German export to remain world's biggest in 2008, difficult year ahead 2008-12-19 14:06:30   Print

    By Wu Liming

    BERLIN, Dec. 19 (Xinhua) -- Germany, the world's biggest exporter since 2003, is expected to retain the title in 2008, but its exports will face severe challenges in 2009 because of the worldwide economic downturn and recession.


    Germany has worn the crown as the "champion of exports" since 2003. Since last year, however, the robust growth of Chinese exports has put Germany under pressure of losing the championship.

    Last week, German Economy Minister Michael Glos said that the country has a good chance of remaining the world's biggest exporter in 2008.

    In an interview with German daily the Frankfurter Allgemeine Zeitung, Glos said the latest figures from the World Trade Organization (WTO) show Germany is well positioned to surpass China again with its exports this year.

    "The preliminary data prove that Germany can remain export world champion again in 2008," he claimed.

    The WTO figures indicated that Germany had exported 1.157 trillion U.S. dollars worth of goods by the end of September. German Federal Statistical Office said on Dec. 9 that German exports hit 89.7 billion euros (around 115.3 billion dollars) in October. In other words, German exports in the first 10 months of this year stood at around 1.272 trillion dollars.

    Figures from China General Administration of Customs (CGAC) show that China's exported goods worth 1.202 trillion dollars in the first 10 months of this year, lagging behind Germany by just around 70 billion dollars.

    As the largest economy in the European Union (EU) and the third-largest in the world, Germany claims its leading position in exports as a result of its advantages in industrial manufacturing and technology.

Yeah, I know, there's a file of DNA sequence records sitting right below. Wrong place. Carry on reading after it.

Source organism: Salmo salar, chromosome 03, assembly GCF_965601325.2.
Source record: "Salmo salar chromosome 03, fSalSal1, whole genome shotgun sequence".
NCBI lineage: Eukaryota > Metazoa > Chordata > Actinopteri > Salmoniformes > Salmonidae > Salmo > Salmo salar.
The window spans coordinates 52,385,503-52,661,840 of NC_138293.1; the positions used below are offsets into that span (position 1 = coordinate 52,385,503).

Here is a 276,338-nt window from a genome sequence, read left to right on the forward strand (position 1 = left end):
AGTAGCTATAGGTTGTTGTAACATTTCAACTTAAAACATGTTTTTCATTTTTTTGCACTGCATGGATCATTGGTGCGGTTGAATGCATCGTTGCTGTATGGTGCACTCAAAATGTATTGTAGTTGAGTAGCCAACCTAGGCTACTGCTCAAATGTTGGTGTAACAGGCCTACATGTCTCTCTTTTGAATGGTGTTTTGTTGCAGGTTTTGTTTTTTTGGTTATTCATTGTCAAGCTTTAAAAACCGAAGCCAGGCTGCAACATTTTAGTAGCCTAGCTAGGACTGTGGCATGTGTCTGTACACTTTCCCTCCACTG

Germany has long been the world leader in mechanical engineering, holding about 20 percent of the global market.

    Core German exports include such engineering products as vehicles, machinery, chemical equipments, electronics, shipbuilding and optics. German brands, including DalmerChrysler, BMW, SAP, Siemens, Volkswagen, Adidas-Salomon and Porsche, are among the highest-valued in the world.


    Over the past two years, Germany has been faced with challenges from China, and the neck-to-neck race between the world's two leading exporting countries has been closely followed by economic observers.

    Over the past decade, the Chinese economy saw sustained robust expansion, in which foreign trade played a vital role.

    Figures from the CGAC show that from 2002 to 2007, the annual growth rate of China's foreign trade stood at as high as 28.5 percent. In 2007, China's trade volume hit 2.17 trillion dollars, the third biggest in the world, among which the export was 1.22 trillion dollars, up 25.7 percent over the previous year.

    German Federal Statistical Office said German exports expanded to 969.1 billion euros (around 1.354 trillion dollars) in 2007, up8.5 percent over the previous year.

    According to latest figures from the WTO, German exports in the first nine months of this year were up 20.3 percent compared with the same period in 2007 while Chinese exports grew by 22.3 percent.